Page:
Twice‐daily fractionation of external irradiation with brachytherapy in bulky carcinoma of the cervix. Phase I/II study of the radiation therapy oncology group 88—05

Ritsuko Komaki, Thomas F. Pajak, Victor A. Marcial, Marvin Rotman, Perry W. Grigsby, Steven A. Leibel, Patricia J. Eifel

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28 Scopus citations

Abstract

Background. Hyperfractionated radiation therapy (HFX), which may permit higher total doses of radiation therapy without increased toxic effects to normal tissues, has been used with pelvic tumors, but its combination with brachytherapy has not been well studied. Methods. A prospective Phase I/II trial was designed to study HFX with brachytherapy in patients with bulky Stage IB and IIA, IIB, III, and IVA carcinomas of the cervix. HFX doses of 1.2 Gy were administered to the whole pelvis twice daily at 4–6 hour intervals, 5 days per week; the total dose to the whole pelvis was 24–48 Gy. External pelvic irradiation was followed by one or two intracavitary applications to deliver the total minimum dose of 85 Gy at point A and 65 Gy to the lateral pelvic nodes. Results. Eighty‐one patients were enrolled in this protocol; 14% had Stage IB, 43% stage II, 38% stage III, and 4% stage IVA carcinomas. Seventy‐one patients were evaluable for HFX and brachytherapy; 38 patients received one intracavitary application, and 33 received two applications. Four patients had Grade 3 acute reactions. The cumulative rates of Grade 3–4 late toxicities were 1.9% at 1 year, and 6.3% at 2 and 3 years. Of 80 patients evaluated for response, 80% had complete disappearance of disease. Comparisons with historical rates of late toxicity with standard fractionation (STD) revealed similar results in spite of higher total doses with HFX. Comparisons between historical STD and HFX also revealed equivalent rates of pelvic tumor control, Grade 3–4 toxicity, and survival at 3 years. Conclusions. Results suggest that combined with brachytherapy, HFX at total parametrial doses 10% above those used with STD was tolerated and at least as effective as STD. Further study with higher doses and extended fields is indicated. Comparisons of long term (5‐plus years) survival and late‐effects rates with STD versus HFX are planned.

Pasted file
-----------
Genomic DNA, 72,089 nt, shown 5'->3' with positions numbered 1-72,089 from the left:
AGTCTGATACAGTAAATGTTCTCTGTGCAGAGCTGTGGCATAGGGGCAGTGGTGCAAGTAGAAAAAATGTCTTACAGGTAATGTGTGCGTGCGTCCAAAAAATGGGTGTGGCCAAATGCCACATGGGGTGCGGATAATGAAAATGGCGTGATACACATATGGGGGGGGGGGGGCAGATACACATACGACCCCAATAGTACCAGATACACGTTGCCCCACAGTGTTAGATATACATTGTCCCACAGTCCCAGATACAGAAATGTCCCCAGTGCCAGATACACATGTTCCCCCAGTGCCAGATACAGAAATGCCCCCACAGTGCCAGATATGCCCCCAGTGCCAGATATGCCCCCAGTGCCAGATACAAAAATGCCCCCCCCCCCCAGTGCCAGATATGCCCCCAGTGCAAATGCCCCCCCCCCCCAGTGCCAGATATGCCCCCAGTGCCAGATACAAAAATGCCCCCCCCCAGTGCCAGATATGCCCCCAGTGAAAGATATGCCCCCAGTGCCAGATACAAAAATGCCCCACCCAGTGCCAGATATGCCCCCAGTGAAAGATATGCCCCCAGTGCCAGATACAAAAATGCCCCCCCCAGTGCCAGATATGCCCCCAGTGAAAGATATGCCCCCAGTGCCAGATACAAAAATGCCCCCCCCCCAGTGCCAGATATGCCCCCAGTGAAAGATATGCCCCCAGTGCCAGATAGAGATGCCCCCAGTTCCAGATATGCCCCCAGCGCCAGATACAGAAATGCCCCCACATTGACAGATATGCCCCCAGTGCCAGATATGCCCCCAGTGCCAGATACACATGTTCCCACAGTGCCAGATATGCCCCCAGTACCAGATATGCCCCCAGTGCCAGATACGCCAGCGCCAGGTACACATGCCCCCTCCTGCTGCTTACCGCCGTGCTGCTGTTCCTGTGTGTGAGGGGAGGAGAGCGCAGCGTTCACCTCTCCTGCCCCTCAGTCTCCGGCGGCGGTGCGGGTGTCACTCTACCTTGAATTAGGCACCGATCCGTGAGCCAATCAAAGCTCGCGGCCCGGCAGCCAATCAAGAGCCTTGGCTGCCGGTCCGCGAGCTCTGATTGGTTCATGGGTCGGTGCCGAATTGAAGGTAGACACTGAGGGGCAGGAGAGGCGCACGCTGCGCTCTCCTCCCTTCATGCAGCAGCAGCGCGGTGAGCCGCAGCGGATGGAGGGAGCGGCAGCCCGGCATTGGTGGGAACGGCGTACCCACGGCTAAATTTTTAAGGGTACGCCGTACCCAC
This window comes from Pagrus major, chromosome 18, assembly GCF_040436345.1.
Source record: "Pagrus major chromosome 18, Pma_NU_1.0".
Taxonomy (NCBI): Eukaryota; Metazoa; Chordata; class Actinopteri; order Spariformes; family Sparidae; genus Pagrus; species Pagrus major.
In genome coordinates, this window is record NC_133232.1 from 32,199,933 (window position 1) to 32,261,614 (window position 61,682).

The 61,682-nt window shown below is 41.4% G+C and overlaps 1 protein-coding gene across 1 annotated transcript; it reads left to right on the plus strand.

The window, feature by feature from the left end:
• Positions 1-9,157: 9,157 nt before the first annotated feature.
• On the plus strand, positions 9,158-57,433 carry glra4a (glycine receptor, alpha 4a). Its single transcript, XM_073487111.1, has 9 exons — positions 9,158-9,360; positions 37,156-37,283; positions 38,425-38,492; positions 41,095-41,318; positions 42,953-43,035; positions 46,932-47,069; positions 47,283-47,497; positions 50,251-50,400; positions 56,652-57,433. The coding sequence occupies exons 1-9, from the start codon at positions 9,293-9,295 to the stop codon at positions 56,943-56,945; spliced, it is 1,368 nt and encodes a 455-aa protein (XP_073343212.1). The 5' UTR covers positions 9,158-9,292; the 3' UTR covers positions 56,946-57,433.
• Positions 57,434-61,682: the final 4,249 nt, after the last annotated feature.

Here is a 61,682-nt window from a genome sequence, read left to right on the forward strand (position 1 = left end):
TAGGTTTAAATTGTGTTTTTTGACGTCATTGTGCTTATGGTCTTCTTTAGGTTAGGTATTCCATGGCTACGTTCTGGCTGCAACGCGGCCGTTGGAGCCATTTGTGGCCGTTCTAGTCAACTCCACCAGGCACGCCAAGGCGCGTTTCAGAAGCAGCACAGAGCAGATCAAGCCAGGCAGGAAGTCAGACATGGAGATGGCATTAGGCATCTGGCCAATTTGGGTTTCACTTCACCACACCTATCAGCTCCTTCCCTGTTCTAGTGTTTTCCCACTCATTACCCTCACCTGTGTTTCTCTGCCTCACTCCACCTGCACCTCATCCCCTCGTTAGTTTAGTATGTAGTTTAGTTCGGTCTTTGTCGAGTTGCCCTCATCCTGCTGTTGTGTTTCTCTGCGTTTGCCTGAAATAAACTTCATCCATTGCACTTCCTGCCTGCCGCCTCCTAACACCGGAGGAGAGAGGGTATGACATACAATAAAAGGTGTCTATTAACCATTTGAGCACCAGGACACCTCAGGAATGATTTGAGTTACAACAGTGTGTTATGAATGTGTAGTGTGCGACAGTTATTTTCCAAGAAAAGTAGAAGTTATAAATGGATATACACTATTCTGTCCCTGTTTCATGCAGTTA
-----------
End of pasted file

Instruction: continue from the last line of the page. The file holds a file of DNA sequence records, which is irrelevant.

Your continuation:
Original languageEnglish
Pages (from-to)2619-2625
Number of pages7
JournalCancer
Volume73
Issue number10
DOIs
StatePublished - May 15 1994

Keywords

  • Phase I/II study
  • cervical cancer
  • hyperfractionation
  • radiation therapy

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